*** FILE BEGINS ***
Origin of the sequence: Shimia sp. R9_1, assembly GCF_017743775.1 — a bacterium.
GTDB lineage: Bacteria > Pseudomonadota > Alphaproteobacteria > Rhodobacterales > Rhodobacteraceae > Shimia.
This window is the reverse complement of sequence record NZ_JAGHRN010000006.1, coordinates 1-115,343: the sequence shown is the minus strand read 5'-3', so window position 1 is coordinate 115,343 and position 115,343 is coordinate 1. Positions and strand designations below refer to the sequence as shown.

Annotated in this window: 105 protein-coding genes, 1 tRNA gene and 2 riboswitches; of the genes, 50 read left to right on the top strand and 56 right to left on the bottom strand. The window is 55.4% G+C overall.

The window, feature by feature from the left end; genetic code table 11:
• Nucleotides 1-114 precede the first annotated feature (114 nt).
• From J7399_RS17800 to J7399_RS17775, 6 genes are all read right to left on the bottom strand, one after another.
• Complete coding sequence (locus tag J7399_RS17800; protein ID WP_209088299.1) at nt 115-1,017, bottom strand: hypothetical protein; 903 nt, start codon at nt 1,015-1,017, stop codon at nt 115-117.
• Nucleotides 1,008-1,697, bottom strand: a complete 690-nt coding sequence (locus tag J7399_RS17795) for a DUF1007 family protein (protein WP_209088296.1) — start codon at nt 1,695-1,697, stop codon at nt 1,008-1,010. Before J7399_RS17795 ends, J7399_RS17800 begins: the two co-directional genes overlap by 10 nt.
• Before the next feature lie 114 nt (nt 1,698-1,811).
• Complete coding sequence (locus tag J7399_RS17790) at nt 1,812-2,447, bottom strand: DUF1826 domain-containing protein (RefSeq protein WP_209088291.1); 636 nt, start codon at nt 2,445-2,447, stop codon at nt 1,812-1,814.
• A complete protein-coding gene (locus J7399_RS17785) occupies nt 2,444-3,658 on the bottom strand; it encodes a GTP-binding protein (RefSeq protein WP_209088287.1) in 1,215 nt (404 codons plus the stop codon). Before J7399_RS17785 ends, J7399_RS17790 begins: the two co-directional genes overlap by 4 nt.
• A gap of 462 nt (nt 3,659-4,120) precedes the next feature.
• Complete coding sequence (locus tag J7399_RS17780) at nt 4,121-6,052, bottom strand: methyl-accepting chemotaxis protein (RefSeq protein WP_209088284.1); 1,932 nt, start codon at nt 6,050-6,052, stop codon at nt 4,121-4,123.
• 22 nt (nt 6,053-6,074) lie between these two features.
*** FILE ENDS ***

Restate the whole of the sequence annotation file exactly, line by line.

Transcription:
Origin of the sequence: Shimia sp. R9_1, assembly GCF_017743775.1 — a bacterium.
GTDB lineage: Bacteria > Pseudomonadota > Alphaproteobacteria > Rhodobacterales > Rhodobacteraceae > Shimia.
This window is the reverse complement of sequence record NZ_JAGHRN010000006.1, coordinates 1-115,343: the sequence shown is the minus strand read 5'-3', so window position 1 is coordinate 115,343 and position 115,343 is coordinate 1. Positions and strand designations below refer to the sequence as shown.

Annotated in this window: 105 protein-coding genes, 1 tRNA gene and 2 riboswitches; of the genes, 50 read left to right on the top strand and 56 right to left on the bottom strand. The window is 55.4% G+C overall.

The window, feature by feature from the left end; genetic code table 11:
• Nucleotides 1-114 precede the first annotated feature (114 nt).
• From J7399_RS17800 to J7399_RS17775, 6 genes are all read right to left on the bottom strand, one after another.
• Complete coding sequence (locus tag J7399_RS17800; protein ID WP_209088299.1) at nt 115-1,017, bottom strand: hypothetical protein; 903 nt, start codon at nt 1,015-1,017, stop codon at nt 115-117.
• Nucleotides 1,008-1,697, bottom strand: a complete 690-nt coding sequence (locus tag J7399_RS17795) for a DUF1007 family protein (protein WP_209088296.1) — start codon at nt 1,695-1,697, stop codon at nt 1,008-1,010. Before J7399_RS17795 ends, J7399_RS17800 begins: the two co-directional genes overlap by 10 nt.
• Before the next feature lie 114 nt (nt 1,698-1,811).
• Complete coding sequence (locus tag J7399_RS17790) at nt 1,812-2,447, bottom strand: DUF1826 domain-containing protein (RefSeq protein WP_209088291.1); 636 nt, start codon at nt 2,445-2,447, stop codon at nt 1,812-1,814.
• A complete protein-coding gene (locus J7399_RS17785) occupies nt 2,444-3,658 on the bottom strand; it encodes a GTP-binding protein (RefSeq protein WP_209088287.1) in 1,215 nt (404 codons plus the stop codon). Before J7399_RS17785 ends, J7399_RS17790 begins: the two co-directional genes overlap by 4 nt.
• A gap of 462 nt (nt 3,659-4,120) precedes the next feature.
• Complete coding sequence (locus tag J7399_RS17780) at nt 4,121-6,052, bottom strand: methyl-accepting chemotaxis protein (RefSeq protein WP_209088284.1); 1,932 nt, start codon at nt 6,050-6,052, stop codon at nt 4,121-4,123.
• 22 nt (nt 6,053-6,074) lie between these two features.